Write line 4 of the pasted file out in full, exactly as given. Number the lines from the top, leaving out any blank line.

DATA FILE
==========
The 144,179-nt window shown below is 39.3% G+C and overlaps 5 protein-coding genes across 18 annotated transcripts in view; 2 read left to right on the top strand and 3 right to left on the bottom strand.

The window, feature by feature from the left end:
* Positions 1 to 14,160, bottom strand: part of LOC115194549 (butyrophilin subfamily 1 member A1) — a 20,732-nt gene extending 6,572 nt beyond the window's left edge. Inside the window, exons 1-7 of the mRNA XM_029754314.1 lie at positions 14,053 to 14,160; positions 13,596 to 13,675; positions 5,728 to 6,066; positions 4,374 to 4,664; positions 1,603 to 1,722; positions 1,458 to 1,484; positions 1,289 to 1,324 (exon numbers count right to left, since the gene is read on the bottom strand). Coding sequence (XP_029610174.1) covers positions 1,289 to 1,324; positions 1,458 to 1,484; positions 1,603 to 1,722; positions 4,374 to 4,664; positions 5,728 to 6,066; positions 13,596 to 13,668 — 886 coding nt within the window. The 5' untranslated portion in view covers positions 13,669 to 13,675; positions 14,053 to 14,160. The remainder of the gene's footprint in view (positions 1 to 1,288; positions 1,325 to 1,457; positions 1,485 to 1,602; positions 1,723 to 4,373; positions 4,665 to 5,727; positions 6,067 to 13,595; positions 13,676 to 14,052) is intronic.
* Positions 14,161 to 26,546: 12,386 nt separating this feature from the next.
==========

* Positions 14,161 to 26,546: 12,386 nt separating this feature from the next.